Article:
City on the Edge of Forever: Let’s Shoot Hitler

If you insist on ignoring multiverse theory every time you time travel, I’ll just have to deal with it. I promise you I won’t like it, but I’ll deal with it.

Kirk falls in love with a woman of the 1930s. Huh. How does he know she isn’t his grandmother? He doesn’t until the end of the episode when he discovers that either she dies or more people die at the hands of Hitler than what originally happened in history.

Though Spock doesn’t say so, choosing the needs of the many over the wants of the few/one/Kirk is — according to research I do when I don’t have time to watch a whole episode but still don’t want to ruin specific episodes for myself — a major part of Vulcan philosophy.

What I see — because this character (played by Joan Collins) is so forward-thinking and condemned by the sake of humanity’s history and future to die/not meet the president — is that they could just take her into the future with them and not let her live out the rest of the 1930s. I’m sure she would understand. Getting hit by a car? Not so much.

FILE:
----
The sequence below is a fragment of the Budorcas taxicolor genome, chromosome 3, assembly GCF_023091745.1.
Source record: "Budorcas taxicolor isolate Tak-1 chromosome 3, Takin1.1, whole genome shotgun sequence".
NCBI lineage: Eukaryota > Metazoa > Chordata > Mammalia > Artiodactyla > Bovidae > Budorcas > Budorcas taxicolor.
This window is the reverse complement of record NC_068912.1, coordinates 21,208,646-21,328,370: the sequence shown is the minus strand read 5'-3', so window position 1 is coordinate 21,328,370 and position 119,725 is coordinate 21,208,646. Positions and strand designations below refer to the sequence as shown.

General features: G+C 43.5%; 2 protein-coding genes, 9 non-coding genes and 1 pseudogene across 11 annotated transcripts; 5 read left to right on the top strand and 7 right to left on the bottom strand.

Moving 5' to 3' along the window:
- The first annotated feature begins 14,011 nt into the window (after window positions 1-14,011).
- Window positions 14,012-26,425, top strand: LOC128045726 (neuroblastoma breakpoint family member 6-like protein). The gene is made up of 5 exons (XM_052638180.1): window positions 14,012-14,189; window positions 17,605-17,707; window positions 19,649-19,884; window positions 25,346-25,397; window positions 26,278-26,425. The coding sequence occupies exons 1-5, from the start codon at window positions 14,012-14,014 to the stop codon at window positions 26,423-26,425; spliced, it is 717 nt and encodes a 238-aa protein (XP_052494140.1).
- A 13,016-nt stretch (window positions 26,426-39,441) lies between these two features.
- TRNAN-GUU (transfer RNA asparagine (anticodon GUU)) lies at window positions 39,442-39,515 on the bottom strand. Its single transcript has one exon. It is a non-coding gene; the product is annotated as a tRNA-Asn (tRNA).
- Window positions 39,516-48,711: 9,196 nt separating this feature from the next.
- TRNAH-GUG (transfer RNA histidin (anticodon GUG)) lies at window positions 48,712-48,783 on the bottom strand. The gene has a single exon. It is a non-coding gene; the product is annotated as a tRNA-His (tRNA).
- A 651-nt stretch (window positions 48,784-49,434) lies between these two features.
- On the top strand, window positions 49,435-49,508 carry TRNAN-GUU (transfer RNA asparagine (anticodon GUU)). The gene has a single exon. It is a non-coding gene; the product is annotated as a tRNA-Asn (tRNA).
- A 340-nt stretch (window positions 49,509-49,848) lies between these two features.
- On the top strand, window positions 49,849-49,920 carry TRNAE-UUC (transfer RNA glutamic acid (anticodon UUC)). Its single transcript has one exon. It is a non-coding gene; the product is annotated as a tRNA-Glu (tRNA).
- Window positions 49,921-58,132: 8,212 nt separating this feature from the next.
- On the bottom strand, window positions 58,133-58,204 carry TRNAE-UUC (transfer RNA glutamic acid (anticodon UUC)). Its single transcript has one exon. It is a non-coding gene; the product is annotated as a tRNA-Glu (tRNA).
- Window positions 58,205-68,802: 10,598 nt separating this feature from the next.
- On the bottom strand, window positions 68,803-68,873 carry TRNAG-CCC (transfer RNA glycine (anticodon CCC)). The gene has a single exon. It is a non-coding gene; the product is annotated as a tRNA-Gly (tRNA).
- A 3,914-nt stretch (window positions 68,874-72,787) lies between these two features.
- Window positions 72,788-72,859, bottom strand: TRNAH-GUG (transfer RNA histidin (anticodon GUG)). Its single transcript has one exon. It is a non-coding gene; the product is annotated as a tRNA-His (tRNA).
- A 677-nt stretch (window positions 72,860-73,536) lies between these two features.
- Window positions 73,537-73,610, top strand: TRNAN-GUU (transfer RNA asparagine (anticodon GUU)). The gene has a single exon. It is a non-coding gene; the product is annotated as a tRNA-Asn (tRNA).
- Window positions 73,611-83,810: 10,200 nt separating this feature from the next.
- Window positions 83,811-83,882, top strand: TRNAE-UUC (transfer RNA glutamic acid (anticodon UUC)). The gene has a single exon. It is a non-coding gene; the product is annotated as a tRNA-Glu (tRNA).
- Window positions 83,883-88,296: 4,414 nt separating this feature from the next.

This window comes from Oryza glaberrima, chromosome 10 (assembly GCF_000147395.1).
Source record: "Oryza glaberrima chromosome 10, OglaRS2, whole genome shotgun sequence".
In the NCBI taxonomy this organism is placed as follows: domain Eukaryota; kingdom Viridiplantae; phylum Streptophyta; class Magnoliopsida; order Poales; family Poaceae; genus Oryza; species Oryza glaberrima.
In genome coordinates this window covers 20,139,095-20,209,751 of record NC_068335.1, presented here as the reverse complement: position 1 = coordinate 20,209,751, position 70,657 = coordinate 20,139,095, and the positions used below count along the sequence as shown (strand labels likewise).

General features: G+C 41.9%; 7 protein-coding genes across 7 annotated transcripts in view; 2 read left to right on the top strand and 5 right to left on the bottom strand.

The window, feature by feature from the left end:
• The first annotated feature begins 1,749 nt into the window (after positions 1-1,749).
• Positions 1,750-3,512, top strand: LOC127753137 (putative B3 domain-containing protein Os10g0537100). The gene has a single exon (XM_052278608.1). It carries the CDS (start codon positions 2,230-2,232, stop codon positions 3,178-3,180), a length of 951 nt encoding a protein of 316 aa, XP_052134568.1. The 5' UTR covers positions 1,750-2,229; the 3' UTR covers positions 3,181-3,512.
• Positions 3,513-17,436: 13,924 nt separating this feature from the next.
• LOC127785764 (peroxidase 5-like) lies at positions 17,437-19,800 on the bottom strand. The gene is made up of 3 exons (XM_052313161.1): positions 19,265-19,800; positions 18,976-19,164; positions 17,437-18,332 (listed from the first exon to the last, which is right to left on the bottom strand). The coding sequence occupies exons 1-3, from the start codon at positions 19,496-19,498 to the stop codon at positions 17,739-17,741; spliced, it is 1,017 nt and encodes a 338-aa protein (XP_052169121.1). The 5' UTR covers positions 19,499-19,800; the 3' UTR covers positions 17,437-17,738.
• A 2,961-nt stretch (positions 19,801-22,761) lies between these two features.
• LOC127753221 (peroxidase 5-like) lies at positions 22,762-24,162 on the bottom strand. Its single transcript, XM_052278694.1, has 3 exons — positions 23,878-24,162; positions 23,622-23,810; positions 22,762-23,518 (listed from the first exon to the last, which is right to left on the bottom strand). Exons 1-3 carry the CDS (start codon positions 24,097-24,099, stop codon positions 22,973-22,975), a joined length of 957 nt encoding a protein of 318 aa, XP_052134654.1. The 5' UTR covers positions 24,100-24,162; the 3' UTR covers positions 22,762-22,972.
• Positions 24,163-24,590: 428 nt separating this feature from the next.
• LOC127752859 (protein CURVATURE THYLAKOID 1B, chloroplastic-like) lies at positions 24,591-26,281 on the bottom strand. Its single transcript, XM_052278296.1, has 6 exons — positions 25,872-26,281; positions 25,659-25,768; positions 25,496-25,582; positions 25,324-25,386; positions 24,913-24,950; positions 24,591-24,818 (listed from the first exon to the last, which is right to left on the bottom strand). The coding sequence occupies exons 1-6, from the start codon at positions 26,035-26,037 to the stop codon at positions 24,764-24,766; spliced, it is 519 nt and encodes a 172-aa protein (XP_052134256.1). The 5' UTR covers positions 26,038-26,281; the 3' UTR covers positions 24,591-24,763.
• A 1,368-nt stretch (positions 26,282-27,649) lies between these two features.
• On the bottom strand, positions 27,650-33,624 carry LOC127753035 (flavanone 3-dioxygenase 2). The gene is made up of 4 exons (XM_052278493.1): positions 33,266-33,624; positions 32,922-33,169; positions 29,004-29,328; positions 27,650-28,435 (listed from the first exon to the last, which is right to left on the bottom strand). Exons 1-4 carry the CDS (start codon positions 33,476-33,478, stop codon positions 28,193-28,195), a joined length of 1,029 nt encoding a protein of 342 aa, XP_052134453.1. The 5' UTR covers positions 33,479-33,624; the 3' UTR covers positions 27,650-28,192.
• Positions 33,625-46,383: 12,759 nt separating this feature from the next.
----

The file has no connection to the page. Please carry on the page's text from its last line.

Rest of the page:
Starfleet Academy Course Suggestion: She Might Be Your Grandmother And Other Ethical Quandaries Of Time Travel

In celebration of National Poetry Month 2017, I have retroactively composed the following sonnet from the perspective of the forward-thinking dame after she has died (but before she has accepted it) and made aware of the full circumstances of her death.

If I had lived beyond my time,
would I have ever known the cost?
Would I’ve been burdened by that crime
of so much life and living lost?
Might I have lived beyond my time
and to myself been later rhyme?
What purpose does my losing serve
that I’m denied my lasting nerve?
If I had lived in my own time,
and known full well the consequence,
I would have picked a difference.
Might I have lived in my own time
either on my term or on yours?
If not my time, why not yours?